Town councillors are not amused by naughty Shetland footballers who have taken to peeing next to the Clickimin pitches.
The problem has come to light since Shetland Islands Council shut the old public toilets at Lochside earlier this year to save £5,000 a year. It seems that many of the fit young men cannot be bothered to run the few hundred yards to the Clickimin Centre changing rooms to relieve themselves.
One community councillor claimed a footballing policeman had been seen doing what he would normally arrest people for.
Lerwick Community Council is trying to get somebody to take responsibility and clamp down on the ghastly new public spectacle – so far with little success, although the season is now over for this year. Having written to the Shetland Football Association and Shetland Recreational Trust an effort is now to be made to involve the Shetland Works League, whose players are being blamed for much of the bad behaviour.
Shetland Football Association is to discuss the matter at its meeting this month.
If the three sporting groups don’t sort it out then referees will be approached. Community council chairman Jim Anderson said they could book players for urinating in public.
He was scathing when one community councillor bemoaned the inconvenience caused by closing the public toilets due to cuts. The chairman contrasted the supposed hardship for footballers who could not be bothered to walk a few yards to the centre with the real inconvenience facing hundreds of schoolchildren who will have to sit on buses for hours every day if the council shuts their schools.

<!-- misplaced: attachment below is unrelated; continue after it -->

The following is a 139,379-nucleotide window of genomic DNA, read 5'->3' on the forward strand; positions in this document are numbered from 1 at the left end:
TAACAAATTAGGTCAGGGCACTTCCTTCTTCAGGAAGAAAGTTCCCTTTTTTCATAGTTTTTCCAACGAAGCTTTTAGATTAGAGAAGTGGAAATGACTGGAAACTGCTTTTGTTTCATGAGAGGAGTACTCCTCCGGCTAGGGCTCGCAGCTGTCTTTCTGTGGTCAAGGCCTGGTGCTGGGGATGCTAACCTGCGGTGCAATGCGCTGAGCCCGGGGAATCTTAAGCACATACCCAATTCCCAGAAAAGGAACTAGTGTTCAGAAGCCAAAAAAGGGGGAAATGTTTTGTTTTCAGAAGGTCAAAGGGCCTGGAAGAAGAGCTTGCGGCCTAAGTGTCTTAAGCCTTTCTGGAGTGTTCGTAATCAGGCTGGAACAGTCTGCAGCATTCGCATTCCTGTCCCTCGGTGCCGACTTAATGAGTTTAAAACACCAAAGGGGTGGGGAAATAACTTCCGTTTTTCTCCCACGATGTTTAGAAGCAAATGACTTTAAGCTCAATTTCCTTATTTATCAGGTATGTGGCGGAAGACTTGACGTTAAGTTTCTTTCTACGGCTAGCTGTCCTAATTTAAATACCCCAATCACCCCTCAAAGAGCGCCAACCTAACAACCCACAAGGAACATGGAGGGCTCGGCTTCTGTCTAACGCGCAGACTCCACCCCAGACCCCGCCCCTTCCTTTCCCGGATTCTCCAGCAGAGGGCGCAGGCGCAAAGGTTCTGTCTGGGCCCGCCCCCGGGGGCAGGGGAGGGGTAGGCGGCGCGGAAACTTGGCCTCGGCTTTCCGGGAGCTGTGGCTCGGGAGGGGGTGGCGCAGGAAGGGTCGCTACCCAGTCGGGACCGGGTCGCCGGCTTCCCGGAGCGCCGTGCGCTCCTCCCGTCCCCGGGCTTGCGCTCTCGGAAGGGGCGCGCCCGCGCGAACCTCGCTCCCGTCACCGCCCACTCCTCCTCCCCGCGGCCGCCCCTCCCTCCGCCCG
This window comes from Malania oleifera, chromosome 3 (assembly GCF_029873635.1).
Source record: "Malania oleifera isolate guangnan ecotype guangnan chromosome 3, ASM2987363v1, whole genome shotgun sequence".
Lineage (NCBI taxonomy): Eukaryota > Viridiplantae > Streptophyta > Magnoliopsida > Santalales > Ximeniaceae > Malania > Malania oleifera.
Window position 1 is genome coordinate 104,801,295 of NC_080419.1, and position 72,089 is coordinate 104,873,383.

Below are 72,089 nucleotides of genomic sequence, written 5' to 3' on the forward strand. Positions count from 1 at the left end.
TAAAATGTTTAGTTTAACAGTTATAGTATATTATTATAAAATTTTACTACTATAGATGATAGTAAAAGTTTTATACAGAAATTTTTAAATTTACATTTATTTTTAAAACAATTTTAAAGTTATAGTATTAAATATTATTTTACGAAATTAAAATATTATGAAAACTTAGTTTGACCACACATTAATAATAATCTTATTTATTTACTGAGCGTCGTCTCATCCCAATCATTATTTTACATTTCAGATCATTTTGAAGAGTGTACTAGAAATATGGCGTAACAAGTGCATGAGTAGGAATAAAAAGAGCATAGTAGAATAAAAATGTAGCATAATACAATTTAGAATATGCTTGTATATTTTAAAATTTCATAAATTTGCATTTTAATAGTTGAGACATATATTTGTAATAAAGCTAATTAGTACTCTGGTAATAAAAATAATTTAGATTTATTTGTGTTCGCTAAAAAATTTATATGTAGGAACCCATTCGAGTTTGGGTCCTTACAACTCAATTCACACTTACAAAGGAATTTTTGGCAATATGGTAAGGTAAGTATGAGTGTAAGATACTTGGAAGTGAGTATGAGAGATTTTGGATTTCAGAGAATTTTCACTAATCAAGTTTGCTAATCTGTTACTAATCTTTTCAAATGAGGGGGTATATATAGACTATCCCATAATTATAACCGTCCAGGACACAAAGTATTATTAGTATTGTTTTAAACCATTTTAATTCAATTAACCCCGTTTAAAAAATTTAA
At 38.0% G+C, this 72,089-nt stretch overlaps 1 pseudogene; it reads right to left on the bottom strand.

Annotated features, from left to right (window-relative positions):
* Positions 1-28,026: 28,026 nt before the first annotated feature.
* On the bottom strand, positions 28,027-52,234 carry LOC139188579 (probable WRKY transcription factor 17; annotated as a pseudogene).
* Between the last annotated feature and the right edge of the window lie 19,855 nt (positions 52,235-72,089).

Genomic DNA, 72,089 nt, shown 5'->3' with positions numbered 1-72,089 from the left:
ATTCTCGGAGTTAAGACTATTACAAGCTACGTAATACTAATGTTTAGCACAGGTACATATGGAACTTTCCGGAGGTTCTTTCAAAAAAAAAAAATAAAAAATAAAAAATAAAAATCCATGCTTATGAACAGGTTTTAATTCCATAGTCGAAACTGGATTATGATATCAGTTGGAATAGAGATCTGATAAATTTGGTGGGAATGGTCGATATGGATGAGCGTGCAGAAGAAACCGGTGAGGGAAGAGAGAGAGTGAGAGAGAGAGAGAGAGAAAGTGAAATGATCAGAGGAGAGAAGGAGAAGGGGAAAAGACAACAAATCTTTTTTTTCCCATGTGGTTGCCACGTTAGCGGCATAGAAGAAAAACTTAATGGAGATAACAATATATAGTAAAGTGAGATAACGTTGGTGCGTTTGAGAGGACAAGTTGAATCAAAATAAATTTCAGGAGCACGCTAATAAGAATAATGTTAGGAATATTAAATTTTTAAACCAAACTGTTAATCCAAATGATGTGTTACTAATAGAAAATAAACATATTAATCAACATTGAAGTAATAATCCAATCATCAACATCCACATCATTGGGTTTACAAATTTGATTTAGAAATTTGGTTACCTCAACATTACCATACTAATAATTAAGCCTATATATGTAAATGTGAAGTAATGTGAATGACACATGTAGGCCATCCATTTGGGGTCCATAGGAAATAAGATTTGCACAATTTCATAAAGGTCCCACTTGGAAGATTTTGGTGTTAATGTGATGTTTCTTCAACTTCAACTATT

During the discussion on the issue at Monday’s meeting of the community council, SIC councillor Peter Campbell said it was now at the stage of becoming a West End farce. He thought the toilets should be opened for six months during summer and the football season to provide a common sense solution.
But council convener Malcolm Bell said if the saving was not found there it would have to come from somewhere else. He appealed to the footballers to have some decency, adding that women sports players who use the pitches were not seen relieving themselves in the open air.
One hope is that Shetland Recreational Trust will take over the old toilets and have its park attendant open them during matches. But community councillor Emma Williamson suggested that if the footballers were given a mop and bucket and ordered to clean the toilets they would soon be happily running to the Clickimin Centre instead.
The public toilets were closed as part of the cuts agreed by Shetland Islands Council in February.